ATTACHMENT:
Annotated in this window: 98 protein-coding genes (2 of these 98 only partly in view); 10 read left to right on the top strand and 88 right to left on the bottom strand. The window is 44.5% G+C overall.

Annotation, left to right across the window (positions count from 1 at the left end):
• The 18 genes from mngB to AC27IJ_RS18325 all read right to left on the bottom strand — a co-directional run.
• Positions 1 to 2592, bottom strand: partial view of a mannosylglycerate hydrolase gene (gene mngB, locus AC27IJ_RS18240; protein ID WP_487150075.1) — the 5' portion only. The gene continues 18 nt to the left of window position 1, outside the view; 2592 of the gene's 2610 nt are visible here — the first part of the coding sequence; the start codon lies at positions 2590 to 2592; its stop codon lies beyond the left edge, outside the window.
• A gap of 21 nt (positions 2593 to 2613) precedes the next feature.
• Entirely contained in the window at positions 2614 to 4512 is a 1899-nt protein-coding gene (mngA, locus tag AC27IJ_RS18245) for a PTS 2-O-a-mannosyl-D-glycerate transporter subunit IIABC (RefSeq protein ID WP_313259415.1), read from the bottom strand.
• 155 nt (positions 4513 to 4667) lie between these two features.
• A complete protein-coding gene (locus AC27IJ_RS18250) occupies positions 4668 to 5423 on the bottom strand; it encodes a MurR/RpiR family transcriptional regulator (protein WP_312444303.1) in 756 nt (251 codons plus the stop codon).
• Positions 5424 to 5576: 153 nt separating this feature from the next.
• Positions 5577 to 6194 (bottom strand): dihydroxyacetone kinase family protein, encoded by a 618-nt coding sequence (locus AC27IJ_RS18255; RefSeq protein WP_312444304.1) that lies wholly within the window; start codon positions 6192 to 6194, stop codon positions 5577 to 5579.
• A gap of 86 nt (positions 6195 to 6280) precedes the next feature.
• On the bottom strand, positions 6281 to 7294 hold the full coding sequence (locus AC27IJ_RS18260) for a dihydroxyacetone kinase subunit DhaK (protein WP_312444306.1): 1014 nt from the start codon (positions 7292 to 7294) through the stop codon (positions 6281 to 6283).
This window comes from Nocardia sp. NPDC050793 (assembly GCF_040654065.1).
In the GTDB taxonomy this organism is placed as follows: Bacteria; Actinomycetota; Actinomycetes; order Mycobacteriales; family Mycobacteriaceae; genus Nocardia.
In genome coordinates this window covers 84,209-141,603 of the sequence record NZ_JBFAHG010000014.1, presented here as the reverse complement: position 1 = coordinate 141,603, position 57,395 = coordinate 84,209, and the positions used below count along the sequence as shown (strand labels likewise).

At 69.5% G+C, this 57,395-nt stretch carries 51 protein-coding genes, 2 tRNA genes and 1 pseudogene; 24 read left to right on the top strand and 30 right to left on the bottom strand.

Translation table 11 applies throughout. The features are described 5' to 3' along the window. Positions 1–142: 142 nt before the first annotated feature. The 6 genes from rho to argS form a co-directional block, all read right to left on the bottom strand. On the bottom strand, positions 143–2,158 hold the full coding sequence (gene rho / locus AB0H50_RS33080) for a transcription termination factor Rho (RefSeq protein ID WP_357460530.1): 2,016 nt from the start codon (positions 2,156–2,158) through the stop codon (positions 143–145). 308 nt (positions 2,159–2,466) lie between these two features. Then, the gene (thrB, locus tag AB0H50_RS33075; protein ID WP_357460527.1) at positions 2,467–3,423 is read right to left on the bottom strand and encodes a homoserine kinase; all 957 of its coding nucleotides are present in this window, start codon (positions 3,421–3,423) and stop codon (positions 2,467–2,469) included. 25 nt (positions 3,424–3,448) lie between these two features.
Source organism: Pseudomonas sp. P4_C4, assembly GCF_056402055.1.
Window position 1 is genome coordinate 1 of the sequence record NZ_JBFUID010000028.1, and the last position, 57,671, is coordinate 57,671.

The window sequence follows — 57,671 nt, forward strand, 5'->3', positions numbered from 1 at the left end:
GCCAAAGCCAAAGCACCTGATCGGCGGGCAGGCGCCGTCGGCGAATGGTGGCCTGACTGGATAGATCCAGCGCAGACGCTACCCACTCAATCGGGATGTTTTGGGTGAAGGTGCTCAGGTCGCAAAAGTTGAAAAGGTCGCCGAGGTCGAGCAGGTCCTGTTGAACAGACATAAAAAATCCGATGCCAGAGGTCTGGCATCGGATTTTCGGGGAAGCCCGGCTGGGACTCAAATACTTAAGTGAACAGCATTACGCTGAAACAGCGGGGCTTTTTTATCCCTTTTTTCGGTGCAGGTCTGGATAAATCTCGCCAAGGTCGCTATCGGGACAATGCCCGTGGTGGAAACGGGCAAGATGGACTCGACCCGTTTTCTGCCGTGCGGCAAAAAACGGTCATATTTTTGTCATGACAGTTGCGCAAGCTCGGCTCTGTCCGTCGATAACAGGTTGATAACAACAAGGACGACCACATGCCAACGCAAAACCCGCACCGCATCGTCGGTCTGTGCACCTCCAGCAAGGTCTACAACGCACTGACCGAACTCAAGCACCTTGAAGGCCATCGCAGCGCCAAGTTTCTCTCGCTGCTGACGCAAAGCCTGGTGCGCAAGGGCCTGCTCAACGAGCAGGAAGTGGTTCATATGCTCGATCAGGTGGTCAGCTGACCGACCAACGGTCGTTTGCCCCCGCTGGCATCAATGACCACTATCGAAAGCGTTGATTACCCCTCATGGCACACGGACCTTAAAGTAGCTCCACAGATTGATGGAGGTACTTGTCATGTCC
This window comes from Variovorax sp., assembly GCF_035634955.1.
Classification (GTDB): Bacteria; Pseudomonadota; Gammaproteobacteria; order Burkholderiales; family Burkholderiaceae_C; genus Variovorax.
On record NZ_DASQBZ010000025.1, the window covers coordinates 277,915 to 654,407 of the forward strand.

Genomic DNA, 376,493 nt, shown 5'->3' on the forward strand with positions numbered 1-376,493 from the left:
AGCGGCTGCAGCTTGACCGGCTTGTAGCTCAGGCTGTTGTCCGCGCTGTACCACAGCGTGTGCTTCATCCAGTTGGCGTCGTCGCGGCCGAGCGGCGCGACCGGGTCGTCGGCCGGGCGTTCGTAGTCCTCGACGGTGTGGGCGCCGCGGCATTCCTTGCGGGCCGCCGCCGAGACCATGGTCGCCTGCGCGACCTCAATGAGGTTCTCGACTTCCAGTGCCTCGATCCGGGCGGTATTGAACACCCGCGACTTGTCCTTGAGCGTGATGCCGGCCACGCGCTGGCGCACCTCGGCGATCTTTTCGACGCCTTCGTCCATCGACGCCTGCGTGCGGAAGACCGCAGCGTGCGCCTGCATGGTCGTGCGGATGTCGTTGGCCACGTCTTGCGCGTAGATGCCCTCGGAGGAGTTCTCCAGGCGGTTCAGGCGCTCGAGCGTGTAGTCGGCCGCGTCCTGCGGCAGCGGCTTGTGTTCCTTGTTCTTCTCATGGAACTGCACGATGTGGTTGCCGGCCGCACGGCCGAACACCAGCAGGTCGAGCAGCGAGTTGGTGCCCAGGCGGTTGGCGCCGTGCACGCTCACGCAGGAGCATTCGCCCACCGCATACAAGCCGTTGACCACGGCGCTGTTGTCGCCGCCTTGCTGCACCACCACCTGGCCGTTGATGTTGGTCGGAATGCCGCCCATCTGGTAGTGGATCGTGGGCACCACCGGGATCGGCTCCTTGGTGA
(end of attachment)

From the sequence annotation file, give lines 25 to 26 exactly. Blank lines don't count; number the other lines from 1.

Genomic DNA, 376,493 nt, shown 5'->3' on the forward strand with positions numbered 1-376,493 from the left:
AGCGGCTGCAGCTTGACCGGCTTGTAGCTCAGGCTGTTGTCCGCGCTGTACCACAGCGTGTGCTTCATCCAGTTGGCGTCGTCGCGGCCGAGCGGCGCGACCGGGTCGTCGGCCGGGCGTTCGTAGTCCTCGACGGTGTGGGCGCCGCGGCATTCCTTGCGGGCCGCCGCCGAGACCATGGTCGCCTGCGCGACCTCAATGAGGTTCTCGACTTCCAGTGCCTCGATCCGGGCGGTATTGAACACCCGCGACTTGTCCTTGAGCGTGATGCCGGCCACGCGCTGGCGCACCTCGGCGATCTTTTCGACGCCTTCGTCCATCGACGCCTGCGTGCGGAAGACCGCAGCGTGCGCCTGCATGGTCGTGCGGATGTCGTTGGCCACGTCTTGCGCGTAGATGCCCTCGGAGGAGTTCTCCAGGCGGTTCAGGCGCTCGAGCGTGTAGTCGGCCGCGTCCTGCGGCAGCGGCTTGTGTTCCTTGTTCTTCTCATGGAACTGCACGATGTGGTTGCCGGCCGCACGGCCGAACACCAGCAGGTCGAGCAGCGAGTTGGTGCCCAGGCGGTTGGCGCCGTGCACGCTCACGCAGGAGCATTCGCCCACCGCATACAAGCCGTTGACCACGGCGCTGTTGTCGCCGCCTTGCTGCACCACCACCTGGCCGTTGATGTTGGTCGGAATGCCGCCCATCTGGTAGTGGATCGTGGGCACCACCGGGATCGGCTCCTTGGTGA